I’m hearing you, Peter! I’ve read both Hörer and Geist too, front to back. But here’s my take: I think folks see only the Heidegger but not the Ignatius of Loyola. Rahner is an Ignatian stem to stern: “God deals directly with the creature.” People bypass God and go right to religious language and symbols, but Rahner wants us to get right to God. This is big time stuff: and his theology of the symbol is spot-on with the meeting point of religion and actual communication with God. Brett’s right: the mystical encounter is the bedrock upon which the superstructure of religion is built.

      • Peter Paul Fuchs


        I see you are professionally involved with Ignatian spirituality, so I am going to defer from commenting too specifically. I am not a fan personally, and see in it the beginning of “instant” spirituality. What are the Spiritual Exercises but a fast-forwarded mystical ladder?? But then again, it is tangentially responsible for the whole Baroque era, so I can’t complain too much. I would rather concentrate on the fact that Rahnerism was Transcendental Thomism. Apropos your comments on mysticism, there is relatedly this long-term conundrum for the Roman Church: To wit, it officially has a goal of eventual union with the Eastern Orthodox churches. These churches obviously have a very highly developed mystical tradition, and I suspect their view is more akin to the view of Catholics like you than that of many reactionary right-wingers. But there is a big problem in that their entire conception is quite antithetical to the Thomistic tradition, and Rahnerian Heideggarian quasi-mystical theology is not going to bridge the huge divide there. Even if one adds a big dollop of Jesuitical Confucian multiculturalism. And since it is a strange fact of fairly recent Catholic religious history that a philosophy has become a de facto requirement of belief (Thomism as recommended by Leo XIII’s encyclical) it seems the unprecedented requirement of a philosophy has taken center stage as it never has in religious history generally. (It would like all Buddhists being require to believe in the complex philosophy of Nagarjuna! –ridiculous! )

        The fact is that the very emphasis on “mystery” in the East is a not so subtle rebuke to the (perceived) hubris of Thomistic hyper-rationalism. And that hyper-rationalism is so apparent even in Rahner as to make it more of an hindrance that a help. So if the “mystical” future you extoll for Christianity has a real-world valence world -wide , it would need to be confirmed conceptually by the tendencies of a very august and orthodox (!) tendency already existent. And existent for a long time. The Thomistic and later Ignatian viewpoints are a poor fit with all this. So, much as I like your viewpoint generally it does not sound terrible realistic as to the facts of religious history. That is what has always attracted me to the History of Ideas, because it tells the real tale more than professionally entrenched positions.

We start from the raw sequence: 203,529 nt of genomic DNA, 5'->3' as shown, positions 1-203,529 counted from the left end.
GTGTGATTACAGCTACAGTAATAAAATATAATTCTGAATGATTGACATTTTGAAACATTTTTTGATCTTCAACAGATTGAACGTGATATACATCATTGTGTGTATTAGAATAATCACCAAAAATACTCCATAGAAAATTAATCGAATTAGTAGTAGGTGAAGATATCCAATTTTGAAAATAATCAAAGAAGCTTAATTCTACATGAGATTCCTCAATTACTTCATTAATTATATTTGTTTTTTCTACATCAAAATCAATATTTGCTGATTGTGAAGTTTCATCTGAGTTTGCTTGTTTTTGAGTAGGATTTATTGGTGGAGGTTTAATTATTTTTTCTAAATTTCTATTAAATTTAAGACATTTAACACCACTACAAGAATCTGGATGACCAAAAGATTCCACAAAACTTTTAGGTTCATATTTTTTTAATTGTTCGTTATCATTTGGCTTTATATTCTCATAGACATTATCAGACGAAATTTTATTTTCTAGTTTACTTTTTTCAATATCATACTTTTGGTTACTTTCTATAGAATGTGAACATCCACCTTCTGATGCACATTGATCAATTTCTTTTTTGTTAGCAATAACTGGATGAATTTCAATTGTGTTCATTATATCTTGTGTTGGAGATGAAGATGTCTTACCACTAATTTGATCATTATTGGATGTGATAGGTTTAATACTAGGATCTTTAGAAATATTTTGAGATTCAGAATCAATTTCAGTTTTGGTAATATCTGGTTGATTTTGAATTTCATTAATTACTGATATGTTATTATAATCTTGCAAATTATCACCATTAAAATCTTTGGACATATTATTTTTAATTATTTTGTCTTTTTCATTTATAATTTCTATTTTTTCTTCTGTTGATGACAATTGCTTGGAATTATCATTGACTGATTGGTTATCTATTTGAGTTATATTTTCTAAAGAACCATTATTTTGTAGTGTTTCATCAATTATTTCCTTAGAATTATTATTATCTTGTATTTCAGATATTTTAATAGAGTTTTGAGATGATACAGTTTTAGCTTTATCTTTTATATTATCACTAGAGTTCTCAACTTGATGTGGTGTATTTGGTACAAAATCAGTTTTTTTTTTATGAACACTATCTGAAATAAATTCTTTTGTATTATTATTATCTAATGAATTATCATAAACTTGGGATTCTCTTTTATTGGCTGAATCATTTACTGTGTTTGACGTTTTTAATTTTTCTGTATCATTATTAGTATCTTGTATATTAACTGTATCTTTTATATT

But please understand that I still find your viewpoint vastly more palatable and healthful than what is obtaining in a lot of Catholic circles. The great irony of those right-wing circles is that they could not be more like blowzy New Agers if they tried. They want to be as blissed out on ahistorical religiosity as much as they can be. And the fact that a belief makes no sense with the Church actually did routinely in the past is not impediment to their drug-like desire to trip on the “splendor of truth”. I find it very disturbing as a (now) non-Catholic. They have taken a great religious tradition and turned it into a right-wing Star Trek.

      • Dominic Holtz, O.P.

        The Orthodox criticism of Thomism in this regard is unjustified, of course. Nor does it especially help to single out “right-wing” Catholicism for criticism. After all, few would doubt the “right-wing” street cred of Garrigou-Lagrange, and yet it was precisely his Thomist perspective which led him to assert the mystical life as the vocation of every and all Christians. On his view, and what he held to be the view of both Thomism and the great Carmelites (Ss John and the Cross and Theresa of Avila), being Christian just is about the indwelling of the Holy Trinity and our being made conformed to the Son of God, and in that conformity, being drawn ever deeper into the inner, intimate life of the Trinity.

      • Peter Paul Fuchs

        Almost Angelic Doctor,

        I have to agree with you, in a very specific sense, that the Orthodox criticism of Thomistic philosophy is “unjustified”. That is, they do not seem to be interested in meeting Thomistic philosophy on its own terms of careful argument. This relates to a definite predilection in the East generally. I do not see it as a negation of their authenticity, though. But there it is, as a broad fact of religious history. And an institutional history which is, I assume you would agree, is just as committed to Catholic orthodoxy as the Church in the West.